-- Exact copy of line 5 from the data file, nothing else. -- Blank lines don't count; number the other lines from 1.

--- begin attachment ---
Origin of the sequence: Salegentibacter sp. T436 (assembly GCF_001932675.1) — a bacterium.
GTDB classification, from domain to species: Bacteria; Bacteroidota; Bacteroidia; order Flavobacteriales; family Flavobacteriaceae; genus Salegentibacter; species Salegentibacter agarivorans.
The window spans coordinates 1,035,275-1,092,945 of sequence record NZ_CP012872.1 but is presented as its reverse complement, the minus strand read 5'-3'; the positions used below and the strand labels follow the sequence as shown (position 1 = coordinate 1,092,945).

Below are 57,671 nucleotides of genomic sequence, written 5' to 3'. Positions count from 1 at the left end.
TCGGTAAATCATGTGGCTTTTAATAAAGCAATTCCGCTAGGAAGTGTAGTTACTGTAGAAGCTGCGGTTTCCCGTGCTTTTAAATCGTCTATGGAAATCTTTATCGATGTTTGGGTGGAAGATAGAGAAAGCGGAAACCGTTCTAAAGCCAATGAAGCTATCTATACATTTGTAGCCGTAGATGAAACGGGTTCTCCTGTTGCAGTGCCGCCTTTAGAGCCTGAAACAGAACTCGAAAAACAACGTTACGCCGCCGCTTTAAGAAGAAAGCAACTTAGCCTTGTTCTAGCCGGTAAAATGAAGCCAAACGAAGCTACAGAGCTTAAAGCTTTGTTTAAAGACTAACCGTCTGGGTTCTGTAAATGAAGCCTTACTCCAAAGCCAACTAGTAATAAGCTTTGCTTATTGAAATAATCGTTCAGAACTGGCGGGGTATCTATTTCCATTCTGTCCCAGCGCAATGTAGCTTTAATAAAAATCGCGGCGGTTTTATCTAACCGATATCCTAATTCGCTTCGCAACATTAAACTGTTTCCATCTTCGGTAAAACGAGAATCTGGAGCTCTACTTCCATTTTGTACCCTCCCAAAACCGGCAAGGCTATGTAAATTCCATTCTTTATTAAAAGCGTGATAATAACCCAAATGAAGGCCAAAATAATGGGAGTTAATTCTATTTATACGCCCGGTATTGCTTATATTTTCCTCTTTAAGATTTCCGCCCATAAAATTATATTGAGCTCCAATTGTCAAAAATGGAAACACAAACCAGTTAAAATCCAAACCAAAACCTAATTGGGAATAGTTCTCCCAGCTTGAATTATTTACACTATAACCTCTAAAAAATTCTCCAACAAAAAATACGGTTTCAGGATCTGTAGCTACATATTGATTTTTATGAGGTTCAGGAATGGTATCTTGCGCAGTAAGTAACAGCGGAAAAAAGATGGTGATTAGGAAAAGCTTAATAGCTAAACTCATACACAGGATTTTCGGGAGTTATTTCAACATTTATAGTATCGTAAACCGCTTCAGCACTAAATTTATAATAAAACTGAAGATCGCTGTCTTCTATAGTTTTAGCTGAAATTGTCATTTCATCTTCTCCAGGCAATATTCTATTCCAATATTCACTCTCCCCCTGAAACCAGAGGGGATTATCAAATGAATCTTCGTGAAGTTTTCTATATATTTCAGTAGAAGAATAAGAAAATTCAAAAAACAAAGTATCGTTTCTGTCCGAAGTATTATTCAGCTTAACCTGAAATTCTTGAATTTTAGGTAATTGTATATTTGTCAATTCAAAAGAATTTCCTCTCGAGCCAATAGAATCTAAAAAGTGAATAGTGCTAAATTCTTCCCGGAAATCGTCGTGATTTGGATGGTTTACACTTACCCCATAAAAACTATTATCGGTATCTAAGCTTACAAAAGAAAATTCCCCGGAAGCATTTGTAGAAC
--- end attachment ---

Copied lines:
TCGGTAAATCATGTGGCTTTTAATAAAGCAATTCCGCTAGGAAGTGTAGTTACTGTAGAAGCTGCGGTTTCCCGTGCTTTTAAATCGTCTATGGAAATCTTTATCGATGTTTGGGTGGAAGATAGAGAAAGCGGAAACCGTTCTAAAGCCAATGAAGCTATCTATACATTTGTAGCCGTAGATGAAACGGGTTCTCCTGTTGCAGTGCCGCCTTTAGAGCCTGAAACAGAACTCGAAAAACAACGTTACGCCGCCGCTTTAAGAAGAAAGCAACTTAGCCTTGTTCTAGCCGGTAAAATGAAGCCAAACGAAGCTACAGAGCTTAAAGCTTTGTTTAAAGACTAACCGTCTGGGTTCTGTAAATGAAGCCTTACTCCAAAGCCAACTAGTAATAAGCTTTGCTTATTGAAATAATCGTTCAGAACTGGCGGGGTATCTATTTCCATTCTGTCCCAGCGCAATGTAGCTTTAATAAAAATCGCGGCGGTTTTATCTAACCGATATCCTAATTCGCTTCGCAACATTAAACTGTTTCCATCTTCGGTAAAACGAGAATCTGGAGCTCTACTTCCATTTTGTACCCTCCCAAAACCGGCAAGGCTATGTAAATTCCATTCTTTATTAAAAGCGTGATAATAACCCAAATGAAGGCCAAAATAATGGGAGTTAATTCTATTTATACGCCCGGTATTGCTTATATTTTCCTCTTTAAGATTTCCGCCCATAAAATTATATTGAGCTCCAATTGTCAAAAATGGAAACACAAACCAGTTAAAATCCAAACCAAAACCTAATTGGGAATAGTTCTCCCAGCTTGAATTATTTACACTATAACCTCTAAAAAATTCTCCAACAAAAAATACGGTTTCAGGATCTGTAGCTACATATTGATTTTTATGAGGTTCAGGAATGGTATCTTGCGCAGTAAGTAACAGCGGAAAAAAGATGGTGATTAGGAAAAGCTTAATAGCTAAACTCATACACAGGATTTTCGGGAGTTATTTCAACATTTATAGTATCGTAAACCGCTTCAGCACTAAATTTATAATAAAACTGAAGATCGCTGTCTTCTATAGTTTTAGCTGAAATTGTCATTTCATCTTCTCCAGGCAATATTCTATTCCAATATTCACTCTCCCCCTGAAACCAGAGGGGATTATCAAATGAATCTTCGTGAAGTTTTCTATATATTTCAGTAGAAGAATAAGAAAATTCAAAAAACAAAGTATCGTTTCTGTCCGAAGTATTATTCAGCTTAACCTGAAATTCTTGAATTTTAGGTAATTGTATATTTGTCAATTCAAAAGAATTTCCTCTCGAGCCAATAGAATCTAAAAAGTGAATAGTGCTAAATTCTTCCCGGAAATCGTCGTGATTTGGATGGTTTACACTTACCCCATAAAAACTATTATCGGTATCTAAGCTTACAAAAGAAAATTCCCCGGAAGCATTTGTAGAAC